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PCA Report

The U.S. economy is set to move into high gear in 2004 according to the latest economic forecast from the Portland Cement Association. The optimistic outlook arrives courtesy of recent improvements in U.S. labor markets; however, the Portland Cement Association (PCA) does not expect robust construction activity to arrive until 2005.

Chief economist Edward Sullivan explains, "The seemingly contradictory outlook is based on the prospects of cooling single-family construction under the weight of rising interest rates, a delayed and muted improvement in commercial construction activity, and a public construction sector still coping with state-level fiscal crises."

PCA reports the emerging economic recovery will create jobs, escalate wage gains, and lead to stronger capital gains. Combined, these factors will strengthen states' tax base, resulting in a gradual easing of fiscal stress.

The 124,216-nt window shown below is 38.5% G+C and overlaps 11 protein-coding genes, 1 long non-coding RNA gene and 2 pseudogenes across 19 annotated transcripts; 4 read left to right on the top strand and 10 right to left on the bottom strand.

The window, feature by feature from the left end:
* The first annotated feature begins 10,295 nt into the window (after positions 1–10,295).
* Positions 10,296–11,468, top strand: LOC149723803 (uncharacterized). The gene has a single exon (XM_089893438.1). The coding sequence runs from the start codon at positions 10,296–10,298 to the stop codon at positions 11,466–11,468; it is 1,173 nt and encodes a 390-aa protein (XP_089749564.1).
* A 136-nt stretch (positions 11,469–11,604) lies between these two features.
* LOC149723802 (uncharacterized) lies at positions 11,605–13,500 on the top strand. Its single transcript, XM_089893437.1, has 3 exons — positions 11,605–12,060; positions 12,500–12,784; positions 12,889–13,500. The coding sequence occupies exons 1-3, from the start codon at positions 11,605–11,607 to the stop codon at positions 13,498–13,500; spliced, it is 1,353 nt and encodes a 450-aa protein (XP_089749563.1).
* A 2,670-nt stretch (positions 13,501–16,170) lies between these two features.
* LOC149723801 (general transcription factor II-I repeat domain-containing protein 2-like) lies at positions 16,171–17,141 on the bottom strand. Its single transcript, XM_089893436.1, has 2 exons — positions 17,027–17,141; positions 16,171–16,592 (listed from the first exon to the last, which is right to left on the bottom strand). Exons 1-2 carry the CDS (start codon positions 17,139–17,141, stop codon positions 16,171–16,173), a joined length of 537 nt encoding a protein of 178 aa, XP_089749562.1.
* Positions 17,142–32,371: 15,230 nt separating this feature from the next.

Long-term Replete with Optimism
Optimism, absent from the U.S. economic outlook for some time, is now permeating nearly every corner of the economic spectrum. This spirit of optimism arrived on the scene only recently with improvements in the U.S. labor market. However, there remain skeptics whose thinking is still colored by prolonged anemic growth conditions that endured from the fourth quarter of 2000 until the second quarter of 2003 (with economic growth averaging a meager 1.9%).

Fortunately, those days are behind. The economy is poised for a sustained period of relatively robust conditions, with real GDP growth to average between 3.5 to 4% annually.